Canadians call for fish-farm moratorium

Limit on new farms would be lifted when risk of escaped salmon is no longer a problem

Posted: Tuesday, November 23, 2004

The majority of Canada's North Coast community leaders want to quell the rise of salmon farming in their region.

The Skeena-Queen Charlotte Regional District Board voted 6-3 on Friday night to ask federal Canadian and British Columbia regulators to halt new salmon farms in their 7,696-square mile district bordering Alaska's Inside Passage.

The board voted it will support lifting the moratorium once the industry finds a "closed containment" technology - a proven method to keep farmed salmon from escaping into North Coast waters and competing with wild fish, said Des Nobles, the board's District A director and a vocal opponent of Britich Columbia's net-cage salmon industry.

"Our whole lives are built around wild Pacific salmon," Nobles said on Monday.

The Canadian government has already approved one farm this year in Anger Anchorage, near Prince Rupert - a joint venture of Pan Fish Ltd. and the Kitkatla First Nation - and two other projects remain under review. The Kitkatla tribe signed an agreement with Pan Fish, based in Campbell River, British Columbia, to develop a total of 10 farms in a 30-year period.

As of Monday afternoon, the British Columbia Ministry of Agriculture, Food and Fisheries had not received word of the proposed moratorium, according to Barb Wright, a ministry spokeswoman.

Environmentalists claim the proposed farms are situated along eight significant wild salmon migration routes, including the southern migration route to British Columbia's second largest salmon river, the Skeena.

The Alaska Department of Fish and Game is worried about the possible economic and social effects on commercial wild fisheries from the farms, said agency spokeswoman Sarah Gilbertson. She said the board's decision on Friday was "further evidence" of shared concerns of Alaskans and British Columbia residents.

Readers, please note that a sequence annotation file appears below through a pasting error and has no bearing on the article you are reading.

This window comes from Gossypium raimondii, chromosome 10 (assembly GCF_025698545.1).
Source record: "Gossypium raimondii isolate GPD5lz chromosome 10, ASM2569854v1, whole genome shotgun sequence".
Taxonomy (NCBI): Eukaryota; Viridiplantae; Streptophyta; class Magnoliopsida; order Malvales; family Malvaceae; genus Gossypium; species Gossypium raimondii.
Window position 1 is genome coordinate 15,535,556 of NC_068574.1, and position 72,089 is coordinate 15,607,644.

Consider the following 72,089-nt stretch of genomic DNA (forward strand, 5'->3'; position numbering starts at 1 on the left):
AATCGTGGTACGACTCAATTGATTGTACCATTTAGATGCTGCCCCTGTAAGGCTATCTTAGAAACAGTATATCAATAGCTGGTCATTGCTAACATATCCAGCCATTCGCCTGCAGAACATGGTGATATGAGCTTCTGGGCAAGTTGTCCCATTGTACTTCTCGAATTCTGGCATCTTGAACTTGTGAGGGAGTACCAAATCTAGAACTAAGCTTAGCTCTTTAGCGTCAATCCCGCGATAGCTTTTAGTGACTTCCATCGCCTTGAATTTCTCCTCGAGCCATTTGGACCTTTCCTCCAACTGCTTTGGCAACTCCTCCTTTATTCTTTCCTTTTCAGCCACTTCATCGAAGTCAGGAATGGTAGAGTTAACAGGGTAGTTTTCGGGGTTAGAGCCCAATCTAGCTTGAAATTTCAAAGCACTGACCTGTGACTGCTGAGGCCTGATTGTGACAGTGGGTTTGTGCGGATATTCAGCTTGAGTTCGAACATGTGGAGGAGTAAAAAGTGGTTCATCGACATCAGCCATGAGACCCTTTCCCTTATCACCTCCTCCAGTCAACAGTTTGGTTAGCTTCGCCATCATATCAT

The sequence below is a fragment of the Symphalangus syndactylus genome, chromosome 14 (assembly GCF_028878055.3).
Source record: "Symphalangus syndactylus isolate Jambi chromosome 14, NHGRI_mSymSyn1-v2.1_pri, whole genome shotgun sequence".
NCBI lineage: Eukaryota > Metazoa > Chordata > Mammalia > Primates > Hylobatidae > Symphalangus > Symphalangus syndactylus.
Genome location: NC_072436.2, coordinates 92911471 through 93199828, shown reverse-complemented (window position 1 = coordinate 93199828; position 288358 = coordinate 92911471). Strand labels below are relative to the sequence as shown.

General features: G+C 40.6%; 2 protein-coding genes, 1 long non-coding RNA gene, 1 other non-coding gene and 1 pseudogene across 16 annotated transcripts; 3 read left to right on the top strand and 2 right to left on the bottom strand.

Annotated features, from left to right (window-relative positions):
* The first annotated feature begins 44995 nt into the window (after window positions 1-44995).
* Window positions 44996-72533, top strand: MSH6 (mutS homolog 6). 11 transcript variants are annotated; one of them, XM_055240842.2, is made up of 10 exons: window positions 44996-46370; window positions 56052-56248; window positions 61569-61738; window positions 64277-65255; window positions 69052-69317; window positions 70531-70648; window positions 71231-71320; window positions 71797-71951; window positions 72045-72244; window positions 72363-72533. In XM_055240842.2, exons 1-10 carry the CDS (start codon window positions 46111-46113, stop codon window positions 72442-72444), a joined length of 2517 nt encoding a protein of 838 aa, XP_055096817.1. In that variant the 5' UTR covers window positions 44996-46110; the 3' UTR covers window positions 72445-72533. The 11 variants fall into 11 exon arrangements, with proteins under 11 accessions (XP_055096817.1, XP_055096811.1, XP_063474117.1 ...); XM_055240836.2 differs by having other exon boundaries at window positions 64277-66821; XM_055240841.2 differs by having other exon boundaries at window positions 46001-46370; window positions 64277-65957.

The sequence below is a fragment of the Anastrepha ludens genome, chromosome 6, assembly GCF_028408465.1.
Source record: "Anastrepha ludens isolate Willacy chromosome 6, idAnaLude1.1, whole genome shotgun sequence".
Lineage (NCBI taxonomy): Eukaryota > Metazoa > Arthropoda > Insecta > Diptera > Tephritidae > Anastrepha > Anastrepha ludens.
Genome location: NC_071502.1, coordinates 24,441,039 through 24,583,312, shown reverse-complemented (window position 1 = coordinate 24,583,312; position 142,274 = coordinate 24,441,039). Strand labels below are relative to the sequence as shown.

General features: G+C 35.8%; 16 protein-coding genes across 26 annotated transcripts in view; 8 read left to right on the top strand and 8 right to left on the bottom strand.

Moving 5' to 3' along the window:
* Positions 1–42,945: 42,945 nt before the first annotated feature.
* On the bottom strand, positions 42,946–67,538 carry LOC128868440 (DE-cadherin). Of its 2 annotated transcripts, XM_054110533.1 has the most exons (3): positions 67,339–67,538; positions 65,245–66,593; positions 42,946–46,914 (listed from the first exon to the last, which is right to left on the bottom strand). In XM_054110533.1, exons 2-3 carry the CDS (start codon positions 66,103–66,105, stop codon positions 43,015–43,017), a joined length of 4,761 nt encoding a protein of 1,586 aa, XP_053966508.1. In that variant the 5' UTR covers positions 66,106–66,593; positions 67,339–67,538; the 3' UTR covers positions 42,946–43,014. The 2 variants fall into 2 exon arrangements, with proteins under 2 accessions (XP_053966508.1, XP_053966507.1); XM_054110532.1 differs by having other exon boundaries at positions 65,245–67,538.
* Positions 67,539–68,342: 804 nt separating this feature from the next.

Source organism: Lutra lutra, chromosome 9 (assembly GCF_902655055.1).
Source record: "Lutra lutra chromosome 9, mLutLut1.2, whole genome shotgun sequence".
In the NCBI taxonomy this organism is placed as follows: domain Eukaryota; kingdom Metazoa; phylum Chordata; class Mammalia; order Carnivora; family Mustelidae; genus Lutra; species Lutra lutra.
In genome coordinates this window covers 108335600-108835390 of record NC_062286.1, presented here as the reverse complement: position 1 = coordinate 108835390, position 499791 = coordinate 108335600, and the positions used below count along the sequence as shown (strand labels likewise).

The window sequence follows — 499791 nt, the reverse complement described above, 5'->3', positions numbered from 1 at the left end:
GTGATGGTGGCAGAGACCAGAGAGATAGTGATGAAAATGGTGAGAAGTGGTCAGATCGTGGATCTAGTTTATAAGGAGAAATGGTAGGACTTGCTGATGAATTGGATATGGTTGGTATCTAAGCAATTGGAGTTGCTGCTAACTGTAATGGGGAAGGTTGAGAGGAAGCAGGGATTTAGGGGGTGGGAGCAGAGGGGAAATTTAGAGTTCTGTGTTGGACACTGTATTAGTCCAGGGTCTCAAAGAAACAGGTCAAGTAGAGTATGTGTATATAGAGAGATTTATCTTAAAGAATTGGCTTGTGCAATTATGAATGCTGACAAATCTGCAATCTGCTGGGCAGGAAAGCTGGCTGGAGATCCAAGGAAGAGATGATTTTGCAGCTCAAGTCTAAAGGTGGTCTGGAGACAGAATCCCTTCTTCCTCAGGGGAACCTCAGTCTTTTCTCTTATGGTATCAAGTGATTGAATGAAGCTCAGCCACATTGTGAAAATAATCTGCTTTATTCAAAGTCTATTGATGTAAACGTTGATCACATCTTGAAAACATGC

Ton Briglio, a district director for Prince Rupert, said his city is split "50-50" on salmon aquaculture in its surrounding waters.

"I believe we need to hear from both groups ... Let's start talking about genuine scientific issues," he said.

Commercial fishing in Prince Rupert has declined to 20 percent of its historic effort, he said. The North Coast lost more than half its fleet and more than 1,000 jobs in the mid-1990s due to salmon conservation measures.

It isn't fair to criticize the Kitkatla tribe and other Native villages for turning to aquaculture "when their economic base is zero right now," Briglio said.

The Skeena-Queen Charlotte District includes the Queen Charlotte Islands and a stretch of mainland north and south of Prince Rupert. Major rivers include the Skeena and the Nass.

Dale Kelley, of the Alaska Trollers Association, said she is worried that the North Coast could pose more problems for aquaculture than in southern British Columbia, where farms are generally in more protected waters. Atlantic salmon from those protected areas have already escaped and spawned in Alaska streams, she said.

"It's pretty dramatic ocean up there in the North Coast," Kelley said. Escaped farmed fish "is the crux of the issue for Alaska fishermen," she said. "The impact on our resource in the long term is unknown, but potentially devastating."

• Elizabeth Bluemink can be reached at elizabeth.bluemink@juneau

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